Hungry for Change is now streaming and you can watch the first 20 minutes for free at their website.
Secrets of radiant health
“If we had a rampant epidemic of self-love then our health care costs would go down dramatically,” says Dr. Christiane Northrup, New York Times bestselling author of Women’s Bodies, Women’s Wisdom.
Forget diets. Forget the protein – fat – carbohydrate balancing act. Love and plant nutrition send your body the right signals for safe, effective weight loss.
The nutritionists-turned-filmmakers interview medical doctors, nutritionists and authors who have reversed cancer, obesity and more. Exciting insights about genuine nourishment are shared.
Why diets don’t work
One-third of all women and one-fourth of all men in the U.S. are on a diet. Yet 68% of U.S. adults are overweight or obese, says the Journal of the American Medical Association.
Some 95% of dieters not only regain weight, but add additional pounds, according to a UCLA study. Why?
The body is trying to protect you from what it perceives as “famine,” according to author and weight loss authority Jon Gabriel. Gabriel dieted constantly yet kept gaining weight. He once weighed over 400 pounds.
Finally he began to eat nutrient-rich vegetables and whole foods. He stopped depriving himself. He lost 220 pounds over two and a half years. “The whole dieting paradigm is flawed,” Gabriel notes. “We’re violating our body’s basic survival laws over and over again.” He created the Gabriel Method, a diet-free weight loss system.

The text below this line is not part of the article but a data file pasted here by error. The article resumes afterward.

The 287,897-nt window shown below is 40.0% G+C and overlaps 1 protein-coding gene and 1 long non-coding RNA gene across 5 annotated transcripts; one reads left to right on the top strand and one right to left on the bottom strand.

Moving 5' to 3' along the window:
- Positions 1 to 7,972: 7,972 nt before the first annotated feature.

“Keep the focus always on adding,” Gabriel advises. “The best strategy we’ve got is, add in the good stuff,” says nutritionist and raw foods expert David Wolfe. “Inevitably, you’re going to feel so much better eating the good stuff that the choice for the bad stuff is no longer valid.”
Make peace with your body
“If you’re not getting the specific nutrients your body needs in a way that they can digest and assimilate, then you’re starving on a nutritional basis,” Gabriel explains.
Most people are “chronically starved of nutrients, so they keep eating and eating and eating, but the foods that they keep eating don’t have enough of these nutrients,” says Daniel Vitalis, wild foods and natural medicine expert.
Eating natural foods is vital, says Gabriel. “As long as you’re taking in more toxins than you’re eliminating, your body’s not going to let you burn fat, because burning the fat will just put more toxins into your body.”
“The body only wants to heal,” says Jason Vale, author of 7 lbs in 7 Days Super Juice Diet. “Only the body can detoxify itself provided there’s no toxicity coming in,” he emphasizes.
Food additives engineered for addiction
Processed foods have been engineered with chemicals that give you a temporary boost but leave you craving more, experts say. “If you addict a customer, you have a customer for life,” says Gabriel.
Monosodium glutamate (MSG) and free glutamates are used to enhance flavor in 80% of all processed foods. They only make us want to eat more, Gabriel notes. “MSG excites the brain, and due to that excitation your body activates the fat programs and gets fatter. Everybody knows this! Scientists know this, everybody knows this and nobody is saying anything.”
Sugar lurks in many processed foods, from crackers to sushi. “Sugar is a drug just like alcohol,” says Northrup. Addicts soon need more sugar to achieve the same high.